- Daily Zen
The automotive industry’s supply chain mechanics is due for an overhaul. Many auto industry leaders have realized the disadvantages of relying on a finely tuned “just-in-time” supply chain that is dependent on daily deliveries.
The pandemic crisis has shown that such thin margins and low inventories to save on cash can lead to greater harm when assembly lines have to grind to a halt due to paucity of parts.
German carmakers are planning to build semiconductor stockpiles to prevent a repeat of the crippling chip shortages that stalled the production of hundreds of thousands of vehicles worldwide.
Mercedes-Benz maker Daimler and Volkswagen’s Porsche told the Financial Times that their companies were looking at the change to prevent further bottlenecks. “We do have to think about increasing inventory,” said Porsche’s Oliver Blume. “But inventory costs money, so that is the last option to take.” Daimler’s Ola Källenius said: “If it makes sense in the future to go into more levels of safety stock, it is something we would entertain.”
Chip shortages led to a production hit of nearly 670,000 cars in the first quarter of this year because of chip shortages.
A sudden rebound in cars sales at the end of the year led to many companies facing inventory blues. According to Blume, the supply chain management now needs an overhaul with an early warning system to flag shortages. A more robust inventory tracking system down the line can be a solution.
Chipmakers saw an increased demand for products during the lockdown from games consoles, laptops and television manufactures. The production line being very technical, they are unable to ramp up production at short notice. They require a lead-time of several months to increase production.
Carmakers, including Volkswagen, General Motors, Nissan and Honda have been forced to slow production due to the inability of component suppliers to secure supplies from contractors. Ford estimated it could lose up to a fifth of production in the first quarter, as it was forced to cut production of its best-selling F-150 pick-up truck.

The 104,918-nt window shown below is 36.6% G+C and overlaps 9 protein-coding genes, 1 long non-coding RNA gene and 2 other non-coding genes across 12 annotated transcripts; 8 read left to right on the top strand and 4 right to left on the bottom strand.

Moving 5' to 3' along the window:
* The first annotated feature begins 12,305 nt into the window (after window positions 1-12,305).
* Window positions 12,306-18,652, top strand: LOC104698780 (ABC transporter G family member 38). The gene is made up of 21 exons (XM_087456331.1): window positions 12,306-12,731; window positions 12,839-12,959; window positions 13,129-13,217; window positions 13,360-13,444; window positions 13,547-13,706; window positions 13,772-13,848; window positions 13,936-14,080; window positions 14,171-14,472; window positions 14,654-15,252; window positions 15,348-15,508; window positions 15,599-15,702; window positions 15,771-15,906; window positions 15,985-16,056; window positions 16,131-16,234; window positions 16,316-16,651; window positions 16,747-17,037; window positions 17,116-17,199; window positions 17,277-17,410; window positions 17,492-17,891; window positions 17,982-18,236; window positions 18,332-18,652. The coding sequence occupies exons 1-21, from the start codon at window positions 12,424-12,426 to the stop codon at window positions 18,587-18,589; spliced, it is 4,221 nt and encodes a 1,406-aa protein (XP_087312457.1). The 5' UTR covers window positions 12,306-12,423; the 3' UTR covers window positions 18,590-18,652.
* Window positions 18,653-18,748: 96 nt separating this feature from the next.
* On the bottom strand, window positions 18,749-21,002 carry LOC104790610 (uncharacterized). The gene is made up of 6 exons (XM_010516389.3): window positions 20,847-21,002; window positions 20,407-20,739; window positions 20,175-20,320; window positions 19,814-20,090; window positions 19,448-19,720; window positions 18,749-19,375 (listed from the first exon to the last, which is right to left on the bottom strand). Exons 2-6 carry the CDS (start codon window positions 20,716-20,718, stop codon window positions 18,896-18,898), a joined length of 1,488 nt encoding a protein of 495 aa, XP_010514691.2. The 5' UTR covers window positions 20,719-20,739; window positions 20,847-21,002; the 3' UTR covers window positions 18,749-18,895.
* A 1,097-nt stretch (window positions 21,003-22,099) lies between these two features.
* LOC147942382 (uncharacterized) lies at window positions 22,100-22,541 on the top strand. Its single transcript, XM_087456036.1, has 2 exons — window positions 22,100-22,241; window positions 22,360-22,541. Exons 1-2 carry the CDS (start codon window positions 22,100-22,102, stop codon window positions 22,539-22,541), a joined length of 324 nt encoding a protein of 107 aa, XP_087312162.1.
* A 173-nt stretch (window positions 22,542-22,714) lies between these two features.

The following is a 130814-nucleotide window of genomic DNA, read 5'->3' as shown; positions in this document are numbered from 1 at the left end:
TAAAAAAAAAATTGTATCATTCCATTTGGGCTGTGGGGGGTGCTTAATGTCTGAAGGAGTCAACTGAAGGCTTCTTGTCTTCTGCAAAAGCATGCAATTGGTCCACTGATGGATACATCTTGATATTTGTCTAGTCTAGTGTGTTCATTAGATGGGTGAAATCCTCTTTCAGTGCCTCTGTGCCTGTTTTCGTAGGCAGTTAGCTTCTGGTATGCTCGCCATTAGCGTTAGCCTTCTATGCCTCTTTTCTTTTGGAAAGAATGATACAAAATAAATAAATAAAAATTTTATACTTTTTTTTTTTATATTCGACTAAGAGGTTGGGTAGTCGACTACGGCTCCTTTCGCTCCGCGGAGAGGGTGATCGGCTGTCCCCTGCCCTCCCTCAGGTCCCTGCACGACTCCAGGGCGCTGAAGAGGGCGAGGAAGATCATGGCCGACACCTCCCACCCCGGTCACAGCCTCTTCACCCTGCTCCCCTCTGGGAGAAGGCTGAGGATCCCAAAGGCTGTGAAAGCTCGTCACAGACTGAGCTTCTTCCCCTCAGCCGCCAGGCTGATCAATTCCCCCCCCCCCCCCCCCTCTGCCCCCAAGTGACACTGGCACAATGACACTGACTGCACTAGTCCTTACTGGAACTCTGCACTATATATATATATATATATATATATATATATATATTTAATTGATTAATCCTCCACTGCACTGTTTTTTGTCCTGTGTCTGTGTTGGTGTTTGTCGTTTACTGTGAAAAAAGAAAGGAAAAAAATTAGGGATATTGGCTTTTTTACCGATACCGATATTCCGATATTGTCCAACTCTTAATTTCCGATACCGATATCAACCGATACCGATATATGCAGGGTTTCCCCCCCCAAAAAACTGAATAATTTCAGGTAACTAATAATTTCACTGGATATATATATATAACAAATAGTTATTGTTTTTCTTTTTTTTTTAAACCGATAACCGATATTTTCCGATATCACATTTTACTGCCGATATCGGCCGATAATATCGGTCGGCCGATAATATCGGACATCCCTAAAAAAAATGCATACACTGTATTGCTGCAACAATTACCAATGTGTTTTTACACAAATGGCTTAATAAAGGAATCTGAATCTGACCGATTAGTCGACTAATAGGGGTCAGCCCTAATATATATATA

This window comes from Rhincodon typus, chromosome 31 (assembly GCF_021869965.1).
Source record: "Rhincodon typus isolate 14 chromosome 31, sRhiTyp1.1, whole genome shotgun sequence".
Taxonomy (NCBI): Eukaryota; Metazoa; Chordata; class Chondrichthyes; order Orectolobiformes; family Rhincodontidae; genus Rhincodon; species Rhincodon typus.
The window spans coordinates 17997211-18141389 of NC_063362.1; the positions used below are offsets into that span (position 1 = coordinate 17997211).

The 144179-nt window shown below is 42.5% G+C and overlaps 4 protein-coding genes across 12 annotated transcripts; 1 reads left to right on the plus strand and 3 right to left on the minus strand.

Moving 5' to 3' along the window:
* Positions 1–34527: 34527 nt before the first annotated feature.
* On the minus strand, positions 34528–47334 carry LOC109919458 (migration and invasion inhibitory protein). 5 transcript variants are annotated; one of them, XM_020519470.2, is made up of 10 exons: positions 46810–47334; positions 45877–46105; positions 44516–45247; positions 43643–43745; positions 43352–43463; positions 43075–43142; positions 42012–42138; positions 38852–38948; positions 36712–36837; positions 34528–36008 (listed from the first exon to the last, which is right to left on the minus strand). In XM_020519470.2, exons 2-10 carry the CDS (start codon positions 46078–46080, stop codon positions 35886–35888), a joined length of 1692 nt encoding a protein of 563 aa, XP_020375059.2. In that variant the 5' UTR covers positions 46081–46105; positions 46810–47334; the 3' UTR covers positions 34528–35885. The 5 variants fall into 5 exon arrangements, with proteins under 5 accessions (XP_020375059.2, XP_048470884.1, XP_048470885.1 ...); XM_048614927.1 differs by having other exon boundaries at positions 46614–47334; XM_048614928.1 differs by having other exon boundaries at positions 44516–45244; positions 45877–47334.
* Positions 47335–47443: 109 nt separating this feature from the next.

Subaru cut its vehicle sales target by 4.7 per cent for the fiscal year ending in March, due to chip shortage that has led to losing out on nearly 48,000 vehicles in Japan and the US.
More than 670,000 fewer cars will be produced in the first quarter of the year as a result of the shortages, according to research by data provider IHS Markit. The report further says that the supply bottleneck may last till the second half of 2021. It adds that microchips used in sensors and entertainment systems are mainly hit.
About 70 percent of these are made by a single company — Taiwan Semiconductor Manufacturing Company (TSMC). The shortage even led to Germany’s economy minister, Peter Altmaier, appealing to his Taiwanese counterpart Wang Mei-hua, to intervene on behalf of carmakers.
Other countries, including Japan and the US, have urged Taiwan to help ease the chip shortage.
An alternative being considered by all carmakers is to go local and source the same from within the country. Altmaier’s has also said that the government will invest more in homegrown chipmakers to avoid future crises. Volvo Cars boss Hakan Samuelsson said it was ‘very difficult’ to predict what happens in the semiconductor supply chain beyond four weeks.”
However, Reinhard Ploss, chief executive of Germany’s Infineon, one of the largest semiconductor manufacturers in the world, said that while the industry would “need to think again” about auto supply chains, there was a limit to how long chips could be stored in a stockpile. Ploss said, “Semiconductors have an expiration date, and at some point we can’t continue to use them because of quality considerations”.
What is needed is moving beyond the fragile logistics systems on which the auto industry exists. The industry runs on siloed operations, some of which still rely heavily on technology and processes from the 1980s.